Some better coder would be able to improve its efficiency and speed (the 10000 cycles took just under an hour!). Compared with yours and gAr's solutions, mine seems to be stuck way back in the Dark Ages!

Results: My test run of 10000 cycles yielded an average of 223 picks per cycle.

Got some long nights of TV viewing ahead!

#### Code:

```    FOR cycles = 1 TO 10000
M\$ = ""
FOR zeroes = 1 TO 1000
M\$ = M\$ + "0"
NEXT zeroes

'initial 199 picks
FOR picks = 1 TO 199
random = INT(RND(1) * 1000) + 1
M\$ = LEFT\$(M\$,random - 1) + "1" + RIGHT\$(M\$,1000 - random)
NEXT picks
picks = picks - 1

[morepicks]
FOR count = 1 TO 1000
sum = sum + VAL(MID\$(M\$,count,1))
NEXT count
IF sum = 200 THEN GOTO [nextcycle]
random = INT(RND(1) * 1000) + 1
M\$ = LEFT\$(M\$,random - 1) + "1" + RIGHT\$(M\$,1000 - random)
sum = 0
picks = picks + 1
GOTO [morepicks]

[nextcycle]
totalpicks = totalpicks + picks
NEXT cycles
cycles = cycles - 1

'results
PRINT "Cycles: ";cycles
PRINT "Total picks: ";totalpicks
PRINT "Average picks per cycle: ";totalpicks / cycles
END```

"The good news about computers is that they do what you tell them to do. The bad news is that they do what you tell them to do." - Ted Nelson

## #6 2012-07-30 00:15:50

bobbym

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### Re: An expectation problem:

Hi phrontister;

It got the right answer! Efficiency takes second place to that.
Very good work.

In mathematics, you don't understand things. You just get used to them.
I have the result, but I do not yet know how to get it.
All physicists, and a good many quite respectable mathematicians are contemptuous about proof.

## #7 2012-07-30 00:39:15

anonimnystefy
Real Member

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### Re: An expectation problem:

Hi

I get the answer of 2.23058399999999E+002:approx 223.0584 with:

#### Code:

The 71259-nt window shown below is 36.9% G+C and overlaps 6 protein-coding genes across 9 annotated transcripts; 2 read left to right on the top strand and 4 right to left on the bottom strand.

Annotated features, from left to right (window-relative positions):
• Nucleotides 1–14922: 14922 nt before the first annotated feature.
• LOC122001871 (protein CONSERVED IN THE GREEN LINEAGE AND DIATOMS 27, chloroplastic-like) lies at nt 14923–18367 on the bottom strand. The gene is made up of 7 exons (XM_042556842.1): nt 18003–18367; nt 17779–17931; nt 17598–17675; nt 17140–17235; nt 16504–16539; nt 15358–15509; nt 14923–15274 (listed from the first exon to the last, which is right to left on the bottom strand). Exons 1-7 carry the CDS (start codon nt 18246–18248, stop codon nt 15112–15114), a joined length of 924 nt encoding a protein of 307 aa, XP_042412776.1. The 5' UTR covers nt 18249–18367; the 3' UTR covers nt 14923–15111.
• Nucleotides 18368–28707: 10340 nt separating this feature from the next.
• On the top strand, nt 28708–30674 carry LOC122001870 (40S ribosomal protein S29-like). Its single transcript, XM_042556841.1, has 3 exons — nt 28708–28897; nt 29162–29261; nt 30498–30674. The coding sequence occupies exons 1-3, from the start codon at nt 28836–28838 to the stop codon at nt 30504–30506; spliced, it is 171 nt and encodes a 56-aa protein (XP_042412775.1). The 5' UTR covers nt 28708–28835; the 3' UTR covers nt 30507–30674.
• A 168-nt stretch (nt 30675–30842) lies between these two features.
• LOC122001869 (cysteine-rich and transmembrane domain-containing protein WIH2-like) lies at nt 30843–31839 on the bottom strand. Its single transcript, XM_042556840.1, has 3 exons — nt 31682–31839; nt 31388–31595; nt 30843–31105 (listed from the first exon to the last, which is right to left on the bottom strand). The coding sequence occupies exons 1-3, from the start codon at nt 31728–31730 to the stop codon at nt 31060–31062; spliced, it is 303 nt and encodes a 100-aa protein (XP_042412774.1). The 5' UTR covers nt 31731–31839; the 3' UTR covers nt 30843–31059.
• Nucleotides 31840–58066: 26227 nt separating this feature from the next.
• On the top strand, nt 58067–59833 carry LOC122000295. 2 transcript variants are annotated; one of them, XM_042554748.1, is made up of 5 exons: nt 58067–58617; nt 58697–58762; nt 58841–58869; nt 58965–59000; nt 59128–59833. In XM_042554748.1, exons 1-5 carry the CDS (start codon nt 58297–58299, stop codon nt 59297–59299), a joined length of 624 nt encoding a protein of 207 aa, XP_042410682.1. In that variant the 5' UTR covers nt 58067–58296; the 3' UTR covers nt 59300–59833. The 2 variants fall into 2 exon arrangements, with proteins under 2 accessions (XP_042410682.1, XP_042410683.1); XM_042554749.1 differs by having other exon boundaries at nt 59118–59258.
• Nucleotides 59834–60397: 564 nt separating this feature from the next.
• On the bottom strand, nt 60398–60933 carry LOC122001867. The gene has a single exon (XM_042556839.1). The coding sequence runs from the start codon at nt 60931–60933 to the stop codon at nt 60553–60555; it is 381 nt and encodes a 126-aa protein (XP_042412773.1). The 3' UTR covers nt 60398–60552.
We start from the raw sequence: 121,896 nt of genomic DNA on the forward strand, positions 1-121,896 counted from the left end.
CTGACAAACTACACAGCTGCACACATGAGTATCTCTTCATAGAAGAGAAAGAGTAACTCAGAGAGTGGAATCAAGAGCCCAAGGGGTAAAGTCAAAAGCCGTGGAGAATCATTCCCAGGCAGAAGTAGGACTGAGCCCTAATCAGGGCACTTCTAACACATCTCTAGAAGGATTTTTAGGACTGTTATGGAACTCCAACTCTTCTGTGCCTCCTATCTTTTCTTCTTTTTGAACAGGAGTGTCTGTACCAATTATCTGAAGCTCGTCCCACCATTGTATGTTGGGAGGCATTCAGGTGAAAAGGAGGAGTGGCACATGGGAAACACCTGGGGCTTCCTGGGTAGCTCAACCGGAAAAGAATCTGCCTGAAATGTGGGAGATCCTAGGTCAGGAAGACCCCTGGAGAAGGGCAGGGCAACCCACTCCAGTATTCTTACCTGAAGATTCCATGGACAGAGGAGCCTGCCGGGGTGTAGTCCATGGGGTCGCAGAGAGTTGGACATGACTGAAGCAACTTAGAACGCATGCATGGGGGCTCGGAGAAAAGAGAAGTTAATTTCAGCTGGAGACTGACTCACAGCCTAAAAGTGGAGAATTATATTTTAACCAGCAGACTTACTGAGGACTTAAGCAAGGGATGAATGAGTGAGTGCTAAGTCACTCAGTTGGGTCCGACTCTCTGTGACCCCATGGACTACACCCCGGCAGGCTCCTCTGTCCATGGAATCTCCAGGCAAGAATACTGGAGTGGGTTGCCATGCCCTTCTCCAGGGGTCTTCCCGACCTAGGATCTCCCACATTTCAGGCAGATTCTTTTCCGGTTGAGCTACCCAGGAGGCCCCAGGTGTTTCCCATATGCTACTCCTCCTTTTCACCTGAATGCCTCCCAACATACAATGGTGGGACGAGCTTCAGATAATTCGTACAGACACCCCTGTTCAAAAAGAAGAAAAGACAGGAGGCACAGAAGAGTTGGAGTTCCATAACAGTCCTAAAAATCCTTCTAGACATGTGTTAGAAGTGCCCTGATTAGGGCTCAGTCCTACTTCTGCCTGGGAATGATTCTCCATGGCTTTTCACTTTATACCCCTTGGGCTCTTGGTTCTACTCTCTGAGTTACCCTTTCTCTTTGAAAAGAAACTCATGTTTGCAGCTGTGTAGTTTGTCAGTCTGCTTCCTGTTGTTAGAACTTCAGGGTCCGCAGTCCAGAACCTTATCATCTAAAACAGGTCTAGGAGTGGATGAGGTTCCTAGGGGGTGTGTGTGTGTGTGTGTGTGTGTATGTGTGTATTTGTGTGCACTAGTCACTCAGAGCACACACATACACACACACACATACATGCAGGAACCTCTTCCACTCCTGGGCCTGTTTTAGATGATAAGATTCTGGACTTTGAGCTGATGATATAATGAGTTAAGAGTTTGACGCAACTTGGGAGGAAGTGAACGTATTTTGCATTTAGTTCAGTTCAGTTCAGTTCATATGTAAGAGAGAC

```program Expectation;

type
arr=array[1..1000] of boolean;

function count(a:arr):integer;
var
i,cnt:integer;
begin
cnt:=0;
for i:=1 to 1000 do
cnt:=cnt+ord(a[i]);
count:=cnt;
end;

var
a:arr;
i,j,number:integer;
expect:real;

begin
randomize;
expect:=0;
for i:=1 to 10000 do
begin
for j:=1 to 1000 do
a[j]:=false;
number:=0;
while count(a)<200 do
begin
a[random(1000)+1]:=true;
number:=number+1;
end;
expect:=expect+number;
end;
writeln(expect/10000);
end.```

Last edited by anonimnystefy (2012-07-30 01:30:03)

The limit operator is just an excuse for doing something you know you can't.
“It's the subject that nobody knows anything about that we can all talk about!” ― Richard Feynman
“Taking a new step, uttering a new word, is what people fear most.” ― Fyodor Dostoyevsky, Crime and Punishment

## #8 2012-07-30 00:42:15

bobbym

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### Re: An expectation problem:

Hi;

That is very good!

In mathematics, you don't understand things. You just get used to them.
I have the result, but I do not yet know how to get it.
All physicists, and a good many quite respectable mathematicians are contemptuous about proof.

## #9 2012-07-30 00:45:34

anonimnystefy
Real Member

Offline

### Re: An expectation problem:

What is the actual number, again?

The limit operator is just an excuse for doing something you know you can't.
“It's the subject that nobody knows anything about that we can all talk about!” ― Richard Feynman
“Taking a new step, uttering a new word, is what people fear most.” ― Fyodor Dostoyevsky, Crime and Punishment